Although it is not clear yet whether any mental health issues may have played a role in the UNCC shooting, lack of adequate and affordable mental health care has been a cause behind many mass shootings in the US over the past several decades. The state of North Carolina reported over $110 million in cuts to mental health services in 2015. From 2017-2019, an additional $176 million was cut from programs which covered the costs of uninsured people who needed mental health services.
The nationwide mental health crisis occurs as the US government passes bipartisan budget plans which include some of the largest military spending increases recorded in US history. This year, US President Donald Trump signed a $686 billion military budget and has requested $718 billion for next year. If the US continues to increase its military spending at this rate through the next decade, it will spend the equivalent to what it plans to spend on education, infrastructure and public health programs combined.
The reasons why Terrell dropped out of UNCC have not been detailed, yet for many students who drop out, finances are a key factor in the decision. The average student loan debt for undergraduates in the US hovers around $30,000 per year. The pursuit of higher education, increasingly out of reach for working class students due to high costs, places an immense financial burden on youth and causes an increasing amount of stress.
For an in-state undergraduate student at UNCC, tuition and fees for students enrolled full time cost $3,522 per year, and for out-of-state students, that cost goes up to $10,239 per year. Coupled with the costs of room and board, books, and other living expenses, students from working-class and poor families have little choice but to take out student loans to cover the costs of tuition and living even at lower-cost institutions.
The shooting at UNCC is only the latest deadly mass shooting in the United States coming just two days after an anti-Semitic gunman opened fire on the congregation of a California synagogue and killed one woman, and less than 15 months after 19-year-old Nikolas Cruz murdered 17 high school students in a mass shooting at Marjory Stoneman Douglas High School in Parkland, Florida.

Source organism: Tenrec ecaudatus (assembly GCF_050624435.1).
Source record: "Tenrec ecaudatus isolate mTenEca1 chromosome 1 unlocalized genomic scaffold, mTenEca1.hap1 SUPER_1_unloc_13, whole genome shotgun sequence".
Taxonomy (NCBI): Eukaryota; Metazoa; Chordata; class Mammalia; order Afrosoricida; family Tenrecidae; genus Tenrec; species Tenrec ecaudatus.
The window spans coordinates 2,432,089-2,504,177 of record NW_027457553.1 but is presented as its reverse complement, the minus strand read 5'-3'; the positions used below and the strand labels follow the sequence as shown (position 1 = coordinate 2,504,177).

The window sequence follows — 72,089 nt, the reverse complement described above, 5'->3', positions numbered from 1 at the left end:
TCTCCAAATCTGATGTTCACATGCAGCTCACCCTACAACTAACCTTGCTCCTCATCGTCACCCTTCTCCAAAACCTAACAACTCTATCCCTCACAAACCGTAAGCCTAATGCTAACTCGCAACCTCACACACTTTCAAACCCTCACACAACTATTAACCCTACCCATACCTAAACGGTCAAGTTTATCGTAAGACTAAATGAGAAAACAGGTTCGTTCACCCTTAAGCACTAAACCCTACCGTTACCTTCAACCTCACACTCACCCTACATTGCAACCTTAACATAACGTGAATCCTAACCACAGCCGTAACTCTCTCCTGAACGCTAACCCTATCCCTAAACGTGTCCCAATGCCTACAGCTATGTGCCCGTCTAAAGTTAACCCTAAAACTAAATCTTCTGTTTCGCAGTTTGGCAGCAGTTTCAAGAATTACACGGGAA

It is no wonder that such tragedies occur with increasing frequency in the United States. For the past 30 years, an enormous amount of wealth has been shifted from the working class to the corporate ruling elite through budget cuts, corporate tax breaks, and deregulation policies pushed through by both Democratic and Republican legislatures.
Billions of dollars have been shifted from health care, education, the arts and social infrastructure to spend on massive military budgets aimed at funding US imperialist exploits around the world to serve US corporate interests. Violence and the military are glorified in popular culture, recreation and media, and criticism and dissent of war are completely absent from the media establishment.
Routine mass shootings in the US are the “new normal,” but they do not need to be. Young people and workers have shown they will not accept this. In 2018, following the shooting in Parkland, Florida, millions of students and workers protested against school shootings in cities throughout the world in a display of opposition to the ruling establishment’s institutionalization of violence.
This movement must be provided with an independent political direction and strategy, aimed at putting an end to the capitalist system of exploitation which perpetuates war and exploits the world’s resources and working class for profit, and replacing it with socialism and calling for an end to massive military spending worldwide to provide ample funding for healthcare, education, the arts and social programs.